16 Lighthouse Road

16 Lighthouse Road

4.2 347
by Debbie Macomber

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Olivia Lockhart
Cedar Cove, Washington

Dear Reader,

You don't know me yet, but in a few hours that's going to change. You see, I'm inviting you to my home and my town of Cedar Cove because I want you to meet my family, friends and neighbors. Come and hear their stories—maybe even their secrets!

I have to admit that my own secrets are

…  See more details below


Olivia Lockhart
Cedar Cove, Washington

Dear Reader,

You don't know me yet, but in a few hours that's going to change. You see, I'm inviting you to my home and my town of Cedar Cove because I want you to meet my family, friends and neighbors. Come and hear their stories—maybe even their secrets!

I have to admit that my own secrets are pretty open. My marriage failed some years ago, and I have a rather…difficult relationship with my daughter, Justine. Then there's my mother, Charlotte, who has plenty of opinions and is always willing to share them.

Here's an example. I'm a family court judge and she likes to drop in on my courtroom. Recently I was hearing a divorce petition. In my mother's view, young Cecilia and Ian Randall hadn't tried hard enough to make their marriage work—and I actually agreed. So I rendered my judgment: Divorce Denied.

Well, you wouldn't believe the reaction! Thanks to an article by Jack Griffin, the editor of our local paper (and a man I wouldn't mind seeing more of ), everyone's talking.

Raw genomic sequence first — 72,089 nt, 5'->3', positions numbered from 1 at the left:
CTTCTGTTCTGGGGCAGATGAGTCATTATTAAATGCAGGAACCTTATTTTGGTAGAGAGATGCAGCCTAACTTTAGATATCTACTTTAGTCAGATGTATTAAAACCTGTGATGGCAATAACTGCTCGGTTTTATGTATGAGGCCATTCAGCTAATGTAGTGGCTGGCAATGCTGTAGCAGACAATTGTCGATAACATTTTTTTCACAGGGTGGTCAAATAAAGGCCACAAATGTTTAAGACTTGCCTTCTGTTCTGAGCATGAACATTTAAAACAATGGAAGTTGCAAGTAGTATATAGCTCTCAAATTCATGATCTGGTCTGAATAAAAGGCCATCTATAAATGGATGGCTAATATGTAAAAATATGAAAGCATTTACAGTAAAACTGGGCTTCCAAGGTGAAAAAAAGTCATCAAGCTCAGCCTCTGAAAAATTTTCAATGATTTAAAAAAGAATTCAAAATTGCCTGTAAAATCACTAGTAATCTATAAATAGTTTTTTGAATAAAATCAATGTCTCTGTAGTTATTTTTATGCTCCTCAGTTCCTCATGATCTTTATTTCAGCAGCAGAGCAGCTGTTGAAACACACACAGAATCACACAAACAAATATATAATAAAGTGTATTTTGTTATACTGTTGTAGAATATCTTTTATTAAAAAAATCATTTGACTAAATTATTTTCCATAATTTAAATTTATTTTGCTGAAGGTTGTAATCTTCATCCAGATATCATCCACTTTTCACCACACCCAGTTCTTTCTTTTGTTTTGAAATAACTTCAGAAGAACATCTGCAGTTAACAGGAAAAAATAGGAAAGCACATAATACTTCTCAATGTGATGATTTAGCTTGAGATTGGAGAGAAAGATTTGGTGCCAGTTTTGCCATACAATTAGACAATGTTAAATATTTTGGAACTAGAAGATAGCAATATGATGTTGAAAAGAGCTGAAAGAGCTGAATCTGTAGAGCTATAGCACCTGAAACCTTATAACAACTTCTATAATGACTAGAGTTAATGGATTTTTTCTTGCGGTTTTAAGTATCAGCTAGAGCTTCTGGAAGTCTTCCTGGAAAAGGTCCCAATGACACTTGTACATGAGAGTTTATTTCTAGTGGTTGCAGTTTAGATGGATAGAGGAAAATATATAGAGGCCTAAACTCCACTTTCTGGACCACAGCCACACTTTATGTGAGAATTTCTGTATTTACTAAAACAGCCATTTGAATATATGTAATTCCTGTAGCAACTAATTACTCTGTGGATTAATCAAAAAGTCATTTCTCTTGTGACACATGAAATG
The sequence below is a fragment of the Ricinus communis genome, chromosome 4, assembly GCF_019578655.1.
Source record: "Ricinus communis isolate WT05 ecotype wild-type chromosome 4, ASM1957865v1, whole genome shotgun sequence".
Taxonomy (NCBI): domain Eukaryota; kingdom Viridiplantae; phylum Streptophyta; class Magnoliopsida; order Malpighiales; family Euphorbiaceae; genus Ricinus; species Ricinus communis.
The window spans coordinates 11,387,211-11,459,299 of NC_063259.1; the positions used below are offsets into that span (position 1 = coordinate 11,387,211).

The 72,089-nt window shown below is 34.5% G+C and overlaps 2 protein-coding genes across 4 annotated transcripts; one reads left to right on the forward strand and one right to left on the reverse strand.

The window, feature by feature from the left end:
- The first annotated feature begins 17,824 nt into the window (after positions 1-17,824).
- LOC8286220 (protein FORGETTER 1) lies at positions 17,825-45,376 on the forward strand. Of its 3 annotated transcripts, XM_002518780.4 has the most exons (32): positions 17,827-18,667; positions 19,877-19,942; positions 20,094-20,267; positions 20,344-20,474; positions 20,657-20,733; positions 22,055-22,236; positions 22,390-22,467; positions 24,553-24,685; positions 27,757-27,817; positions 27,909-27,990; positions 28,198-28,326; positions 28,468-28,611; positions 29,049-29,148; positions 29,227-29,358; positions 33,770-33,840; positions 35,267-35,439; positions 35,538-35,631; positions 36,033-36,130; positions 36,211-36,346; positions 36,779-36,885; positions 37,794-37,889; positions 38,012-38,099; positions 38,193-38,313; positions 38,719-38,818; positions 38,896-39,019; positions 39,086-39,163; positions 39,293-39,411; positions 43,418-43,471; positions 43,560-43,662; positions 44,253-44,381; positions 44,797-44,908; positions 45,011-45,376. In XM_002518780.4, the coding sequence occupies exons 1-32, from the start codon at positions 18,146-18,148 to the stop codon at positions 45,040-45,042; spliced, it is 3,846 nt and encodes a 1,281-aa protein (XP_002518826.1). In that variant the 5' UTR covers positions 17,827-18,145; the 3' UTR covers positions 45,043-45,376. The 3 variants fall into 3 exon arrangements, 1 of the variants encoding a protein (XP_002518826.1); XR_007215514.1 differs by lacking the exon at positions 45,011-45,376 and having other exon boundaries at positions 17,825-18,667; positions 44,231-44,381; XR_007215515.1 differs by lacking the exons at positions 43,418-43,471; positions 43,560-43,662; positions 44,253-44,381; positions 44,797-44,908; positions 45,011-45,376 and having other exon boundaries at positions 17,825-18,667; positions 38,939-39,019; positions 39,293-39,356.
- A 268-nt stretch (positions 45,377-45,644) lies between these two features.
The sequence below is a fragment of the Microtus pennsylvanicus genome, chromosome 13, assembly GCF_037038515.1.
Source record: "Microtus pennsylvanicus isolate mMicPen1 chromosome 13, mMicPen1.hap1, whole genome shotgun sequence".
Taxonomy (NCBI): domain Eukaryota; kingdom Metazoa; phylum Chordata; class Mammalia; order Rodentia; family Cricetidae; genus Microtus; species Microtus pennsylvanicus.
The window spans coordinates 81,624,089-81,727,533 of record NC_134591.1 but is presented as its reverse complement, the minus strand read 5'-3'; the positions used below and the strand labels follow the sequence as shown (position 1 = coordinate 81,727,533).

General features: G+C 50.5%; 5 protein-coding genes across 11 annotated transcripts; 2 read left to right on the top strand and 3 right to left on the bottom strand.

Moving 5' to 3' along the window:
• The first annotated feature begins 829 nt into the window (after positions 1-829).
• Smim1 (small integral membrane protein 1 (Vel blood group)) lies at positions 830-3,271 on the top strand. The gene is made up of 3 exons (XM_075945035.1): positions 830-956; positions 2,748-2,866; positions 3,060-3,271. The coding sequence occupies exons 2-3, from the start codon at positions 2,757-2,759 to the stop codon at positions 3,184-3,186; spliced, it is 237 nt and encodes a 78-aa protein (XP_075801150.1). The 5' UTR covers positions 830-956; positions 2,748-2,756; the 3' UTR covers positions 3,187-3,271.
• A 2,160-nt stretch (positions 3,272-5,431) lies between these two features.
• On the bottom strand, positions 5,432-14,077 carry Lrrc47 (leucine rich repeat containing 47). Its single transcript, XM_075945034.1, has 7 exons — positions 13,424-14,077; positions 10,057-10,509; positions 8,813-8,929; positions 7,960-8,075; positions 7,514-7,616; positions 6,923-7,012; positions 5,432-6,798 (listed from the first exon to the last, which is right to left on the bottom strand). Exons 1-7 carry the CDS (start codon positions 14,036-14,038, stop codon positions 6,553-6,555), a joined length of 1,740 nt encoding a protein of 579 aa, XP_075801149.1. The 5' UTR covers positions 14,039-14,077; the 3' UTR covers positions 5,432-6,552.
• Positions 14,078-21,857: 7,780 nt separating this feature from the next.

Cedar Cove—people love it and sometimes they leave it, but they never forget it!

See you soon…


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Editorial Reviews

Fans of heartwarming small-town stories will be delighted by close-knit little Cedar Cove, Washington, just a ferry ride from Seattle -- but a world away from big-city life. Don't get the idea that this is a sleepy little town. The local paper may only come out twice a week, but there's plenty happening every day. The citizens of Cedar Cove are full of life, longings, and surprising secrets. The resident of 16 Lighthouse Road is Olivia Lockhart, the judge presiding over the local family court. She has just handed down a controversial decision to prevent naval officer Ian Randall and his wife, Cecilia, from pursuing their divorce. She plans to give the young couple time to work on their marriage in the wake of their infant daughter's death -- whether they want it or not. Between Olivia and her outgoing mom, Charlotte, there's not much that happens in Cedar Cove that goes unnoticed. As you meet their family, friends, and neighbors, you'll see new loves blossom, marriages on the rocks, relationships on the mend, secrets revealed, and old wounds healed -- and this is only our first visit to this charming little community.

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Cedar Cove Series , #1
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Cecilia Randall had heard of people who, if granted one wish, would choose to live their lives over again. Not her. She'd be perfectly content to blot just one twelve-month period from her twenty-two years. The past twelve months.

Last January, shortly after New Year's, she'd met Ian Jacob Randall, a Navy man, a submariner. She'd fallen in love with him and done something completely irresponsible—she'd gotten pregnant. Then she'd complicated the whole situation by marrying him.